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Leveling the playing field

August 20, 2013

A $100,000 LISC/NFL grant helps revitalize Hunting Park football field in North Philadelphia

 

The transformation amazed residents.  Describing the field’s previous decrepit condition, the North Philadelphia Aztecs’ coach Jeremiah Berry recalled that, before play “we had to walk this field picking up bottles, rocks, etc.”  Yet today the rehabilitation of Hunting Park’s football field is complete, with new artificial turf, an improved drainage system, an electronic scoreboard, and additional improvements.

A formal ribbon-cutting ceremony for the restored field in North Philadelphia took place the morning of August 19th.  LISC joined a diverse group of stakeholders and supporters including government, business, and nonprofit leaders to celebrate the latest achievement within the 87 acre park.  The football field’s successful rehabilitation is just another feature of the ambitious Hunting Park Revitalization Plan which has already witnessed the dedication of a restored baseball field, tennis courts, gardens, and more.

ribbon cutting - picture by Andrew Yee

L-R: LISC Executive Director Andy Frishkoff, Eagles President Don Smolenski, U.S. Congressman Chaka Fattah, Eagles quarterback Michael Vick, former Eagles quarterback Ron Jaworksi (Photo by Andrew Yee)

The low-income community of Hunting Park had lived with the crumbling infrastructure of its local park for years until the plan’s implementation stage, led by parks advocacy group The Fairmount Park Conservancy.  It was LISC’s $100,000 “Grassroots” grant during the early stages of the football field project which attracted additional public and private support, with the most generous single gift coming from Eagles quarterback Michael Vick’s foundation.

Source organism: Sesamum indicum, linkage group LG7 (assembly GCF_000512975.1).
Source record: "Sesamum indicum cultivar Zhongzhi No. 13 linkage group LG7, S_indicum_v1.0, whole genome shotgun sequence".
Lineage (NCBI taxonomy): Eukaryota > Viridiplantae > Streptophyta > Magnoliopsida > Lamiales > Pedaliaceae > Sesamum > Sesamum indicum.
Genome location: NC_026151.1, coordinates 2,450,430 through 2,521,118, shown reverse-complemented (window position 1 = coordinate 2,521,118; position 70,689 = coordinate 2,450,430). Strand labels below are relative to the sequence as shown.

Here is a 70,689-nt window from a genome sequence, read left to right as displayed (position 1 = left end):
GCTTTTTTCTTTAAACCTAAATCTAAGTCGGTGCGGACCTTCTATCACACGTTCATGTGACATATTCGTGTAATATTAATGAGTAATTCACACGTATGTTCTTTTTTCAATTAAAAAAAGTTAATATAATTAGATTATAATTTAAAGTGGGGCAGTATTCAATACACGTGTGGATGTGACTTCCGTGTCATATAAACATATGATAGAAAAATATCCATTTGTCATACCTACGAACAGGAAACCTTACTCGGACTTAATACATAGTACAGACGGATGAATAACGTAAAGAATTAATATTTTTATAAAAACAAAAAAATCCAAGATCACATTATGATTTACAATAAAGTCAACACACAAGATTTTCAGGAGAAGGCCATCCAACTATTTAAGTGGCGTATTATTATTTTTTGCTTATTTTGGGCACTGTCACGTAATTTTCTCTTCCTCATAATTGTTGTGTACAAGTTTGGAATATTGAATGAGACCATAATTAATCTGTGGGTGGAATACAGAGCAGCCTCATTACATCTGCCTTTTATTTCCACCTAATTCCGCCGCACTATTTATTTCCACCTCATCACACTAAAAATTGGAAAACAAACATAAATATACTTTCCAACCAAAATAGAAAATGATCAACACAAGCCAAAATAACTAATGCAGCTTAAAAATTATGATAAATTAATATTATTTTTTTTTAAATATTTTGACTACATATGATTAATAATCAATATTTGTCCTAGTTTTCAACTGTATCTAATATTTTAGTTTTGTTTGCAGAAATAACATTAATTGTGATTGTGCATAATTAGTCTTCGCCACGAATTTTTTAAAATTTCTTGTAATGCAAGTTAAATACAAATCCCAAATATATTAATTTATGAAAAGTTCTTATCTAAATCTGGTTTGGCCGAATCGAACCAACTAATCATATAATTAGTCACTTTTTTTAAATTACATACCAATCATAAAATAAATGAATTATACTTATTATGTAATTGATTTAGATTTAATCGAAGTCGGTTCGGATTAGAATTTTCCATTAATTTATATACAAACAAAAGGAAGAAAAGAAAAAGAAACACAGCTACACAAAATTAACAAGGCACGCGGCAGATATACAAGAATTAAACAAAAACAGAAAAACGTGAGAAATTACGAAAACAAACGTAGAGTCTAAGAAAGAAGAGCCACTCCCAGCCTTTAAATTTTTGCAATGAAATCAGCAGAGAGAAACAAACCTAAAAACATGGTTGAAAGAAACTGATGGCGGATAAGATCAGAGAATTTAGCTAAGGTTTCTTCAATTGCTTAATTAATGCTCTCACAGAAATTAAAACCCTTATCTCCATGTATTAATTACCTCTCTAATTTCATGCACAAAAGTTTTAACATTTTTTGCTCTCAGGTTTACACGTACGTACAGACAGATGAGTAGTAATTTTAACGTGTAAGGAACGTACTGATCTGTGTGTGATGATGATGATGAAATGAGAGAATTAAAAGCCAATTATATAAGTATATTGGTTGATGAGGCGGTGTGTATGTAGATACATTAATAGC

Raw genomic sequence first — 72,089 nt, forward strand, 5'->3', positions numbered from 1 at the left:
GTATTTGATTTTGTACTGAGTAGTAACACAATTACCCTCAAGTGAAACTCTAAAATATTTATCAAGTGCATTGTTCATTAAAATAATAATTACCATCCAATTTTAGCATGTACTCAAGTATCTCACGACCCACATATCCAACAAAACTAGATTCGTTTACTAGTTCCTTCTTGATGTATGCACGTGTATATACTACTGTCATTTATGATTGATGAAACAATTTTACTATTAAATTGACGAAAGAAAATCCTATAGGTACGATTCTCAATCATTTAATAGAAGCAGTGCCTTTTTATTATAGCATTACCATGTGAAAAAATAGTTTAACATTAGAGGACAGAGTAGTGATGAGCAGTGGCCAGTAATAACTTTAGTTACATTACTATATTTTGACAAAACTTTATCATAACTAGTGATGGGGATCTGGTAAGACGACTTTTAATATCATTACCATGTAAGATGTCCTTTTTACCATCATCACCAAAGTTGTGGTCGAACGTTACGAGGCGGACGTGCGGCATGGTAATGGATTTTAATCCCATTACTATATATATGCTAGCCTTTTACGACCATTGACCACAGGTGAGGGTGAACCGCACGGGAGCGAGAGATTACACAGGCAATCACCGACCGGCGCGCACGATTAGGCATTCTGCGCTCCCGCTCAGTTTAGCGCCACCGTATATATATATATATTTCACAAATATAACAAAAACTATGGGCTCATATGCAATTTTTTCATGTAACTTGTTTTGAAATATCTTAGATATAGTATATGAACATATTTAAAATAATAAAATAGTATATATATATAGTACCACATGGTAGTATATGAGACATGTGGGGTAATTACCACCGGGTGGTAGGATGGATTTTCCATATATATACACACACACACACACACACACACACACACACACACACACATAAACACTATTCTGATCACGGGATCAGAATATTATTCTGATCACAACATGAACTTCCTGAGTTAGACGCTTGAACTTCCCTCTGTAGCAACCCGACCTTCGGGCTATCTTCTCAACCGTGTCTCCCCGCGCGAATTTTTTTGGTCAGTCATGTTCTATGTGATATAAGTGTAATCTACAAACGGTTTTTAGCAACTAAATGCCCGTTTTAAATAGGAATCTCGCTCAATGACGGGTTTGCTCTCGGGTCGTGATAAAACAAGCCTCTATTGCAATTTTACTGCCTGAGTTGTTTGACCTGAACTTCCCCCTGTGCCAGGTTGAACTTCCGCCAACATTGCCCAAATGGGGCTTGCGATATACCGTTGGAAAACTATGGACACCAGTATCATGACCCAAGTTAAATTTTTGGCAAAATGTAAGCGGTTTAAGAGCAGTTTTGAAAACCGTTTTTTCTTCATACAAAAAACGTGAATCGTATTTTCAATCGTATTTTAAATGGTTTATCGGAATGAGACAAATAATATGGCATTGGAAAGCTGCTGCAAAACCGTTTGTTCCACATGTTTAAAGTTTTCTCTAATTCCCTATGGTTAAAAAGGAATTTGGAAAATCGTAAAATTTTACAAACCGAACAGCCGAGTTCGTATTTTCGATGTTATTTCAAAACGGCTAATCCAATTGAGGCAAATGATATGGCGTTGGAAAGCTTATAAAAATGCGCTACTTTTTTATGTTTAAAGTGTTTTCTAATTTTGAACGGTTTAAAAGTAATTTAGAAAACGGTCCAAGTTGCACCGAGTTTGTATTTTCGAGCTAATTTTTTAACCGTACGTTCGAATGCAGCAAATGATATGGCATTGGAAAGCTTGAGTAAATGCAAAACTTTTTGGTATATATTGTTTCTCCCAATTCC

As Councilwoman Maria Quinones-Sanchez observed in her remarks, “Everyone should have access to a first-class facility.”  Finally the HuntingPark residents have gotten theirs.

The Grassroots program is a partnership between the National Football League Foundation and LISC that works with community groups to create or rehabilitate playing fields in underserved neighborhoods.

Since 1998, the NFL’s Youth Football Fund has contributed $32 million to restore or build more than 256 community fields in more than 70 cities nationwide.  That contribution has prompted other supporters to kick in roughly $125 million in additional funding to support field redevelopment.  LISC identifies the fields and the community groups committed to building them.  Improvements typically include improvements such as the installation of synthetic turf, irrigation systems, lights, bleachers, scoreboards and goal posts.

In his closing statement before cutting the ribbon, Vick told the gathered residents: “This [field] belongs to you: take it and run with it.”

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